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Lior Ben-Simon, Eilat police spokesman, declined to discuss threat scenarios other than to say that an aviation disaster “is something we and all other relevant agencies have prepared for”.
The Israelis do not want to embarrass Egypt by publicly demanding tougher safeguards in Taba, the Sinai town closest to Eilat and which would be the likely launching ground for the shoulder-fired missiles, also known as man-portable air-defence systems or MANPADs. Their ranges rarely exceed 5 km (2.5 miles).
“The risk to our planes is being taken into account but with much necessary discretion, given the importance of preserving our peace with Egypt,” said Asaf Agmon, a retired Israeli air force brigadier-general who runs the Fisher Brothers Institute for Air and Space Strategic Studies, a think-tank near Tel Aviv.
Since 2011, Agmon said, Israel has frequently rerouted planes so that they land in Eilat from the north, rather than the standard southern approach skirting the Egyptian frontier.
When the latter path is taken, planes bank sooner and more steeply over the Red Sea gulf to reduce their exposure to Taba.
In emergencies or rare low-visibility weather, Israel can redirect Eilat-bound aviation to Ovda, a semi-military airport 60 km (38 miles) inland. It also plans to open a new and bigger airport in Timna, 19 km (11 miles) to the north, by 2017. That would allow for the closure of Eilat’s cramped airport, whose sole runway hugs a tight strip of luxury beachfront resorts.
NO BLIND LUCK
Israel had a galvanising brush with MANPADs when al Qaeda tried to shoot down a planeload of its tourists over Kenya in 2002. Those two missiles happened to miss, but the Israelis scrambled to find a technological alternative to luck.
The result was C-Music, a bathtub-sized undercarriage pod designed by Elbit Systems Ltd.(ESLT.TA) which “blinds” incoming missiles’ heat-seeking warheads with a laser. As of last month, C-Music was being fitted on select jets from national carriers El Al, Arkia and Israir, with the Israeli government footing the $1.5 million unit cost, a security official said.
C-Music can be rotated among aircraft “in less than an hour, with the turn of a few screws”, the official said. That would allow Israel to decide at short notice whether to protect Eilat-bound flights, depending on the level of danger seen from Sinai.
“Yes, Eilat is a high priority, but there are other high-priority destinations,” the official said. “Much of the preventive work is being done by the forces on the ground.”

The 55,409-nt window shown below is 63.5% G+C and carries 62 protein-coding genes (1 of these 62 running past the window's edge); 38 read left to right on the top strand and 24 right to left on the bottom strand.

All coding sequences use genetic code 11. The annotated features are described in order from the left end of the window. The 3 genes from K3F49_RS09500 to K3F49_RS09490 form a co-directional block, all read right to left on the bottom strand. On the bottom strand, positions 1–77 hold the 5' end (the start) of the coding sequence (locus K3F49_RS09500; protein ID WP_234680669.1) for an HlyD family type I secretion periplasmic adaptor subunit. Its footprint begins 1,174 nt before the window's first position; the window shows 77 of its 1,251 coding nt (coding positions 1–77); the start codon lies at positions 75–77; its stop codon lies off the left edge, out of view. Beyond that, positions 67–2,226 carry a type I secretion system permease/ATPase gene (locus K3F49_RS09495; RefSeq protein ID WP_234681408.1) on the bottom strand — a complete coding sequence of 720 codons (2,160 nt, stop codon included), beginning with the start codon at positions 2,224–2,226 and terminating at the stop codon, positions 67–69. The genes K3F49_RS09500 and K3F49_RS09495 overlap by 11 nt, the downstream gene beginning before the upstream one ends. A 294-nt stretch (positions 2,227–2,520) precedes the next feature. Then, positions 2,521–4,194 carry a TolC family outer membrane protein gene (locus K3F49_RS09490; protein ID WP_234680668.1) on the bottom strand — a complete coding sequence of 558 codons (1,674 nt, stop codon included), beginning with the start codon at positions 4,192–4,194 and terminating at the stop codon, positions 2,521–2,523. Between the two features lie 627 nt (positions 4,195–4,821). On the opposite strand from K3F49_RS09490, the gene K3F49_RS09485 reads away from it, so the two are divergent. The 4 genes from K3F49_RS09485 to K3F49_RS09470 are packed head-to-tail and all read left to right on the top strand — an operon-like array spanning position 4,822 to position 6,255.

That referred to the hundreds of Israeli army lookouts, some in camouflaged ambush positions and others perched before surveillance screens in hi-tech bunkers, who strain to spot any unusual presence just over the border in Egypt whenever aircraft approach Eilat. Liaison officers free up telephone hotlines that might be needed for urgent calls to their Egyptian counterparts.
The Israelis assume MANPADs would be fired by two- or three-man crews, a presence hard to hide, though the towering and deeply fissured red buttes around Taba might provide some cover.
To overcome that, troops closely patrol the 5-metre (yard) high razor-wire border fence, guided by cameras that peer far into Egyptian territory with thermal imaging to spot body heat at night. Eilat is rowelled with 70 metre (210 foot) hilltop radar masts that help map out the frontier and movements there.
Israel has also occasionally deploying its Iron Dome aerial defence system in Eilat over the past few months.
The Sinai is largely demilitarised under the 1979 accord but Egypt, in coordination with Israel, has been increasing the troop presence there to tackle jihadis and arms traffic to Palestinians in the neighbouring Gaza Strip.
Top Egyptian army officers say they are liaising with Israel on Sinai. One senior army officer said: “the Egyptian army is prepared to handle a (major) operation against militants there but is delaying it until the internal situation calms on fears that such a move could trigger militant attacks in Cairo and other cities witnessing unrest”.
The Taba area’s sparsely distributed watchtowers and largely empty roads facing Israel suggest it has not received many reinforcements from Cairo. But Israeli commanders voice satisfaction with the responsiveness of Egyptian counterparts who, they say, quickly deploy to intercept anyone suspicious.
“Usually it takes no more than three phone calls (between the sides) and the problem is dealt with,” said one colonel.
An Israeli general, who like other army officers would not be named due to the sensitivity of the issue, told Reuters that Egyptian authorities were taking preventive action because they “understand that any fire on Eilat would do it terrible damage”.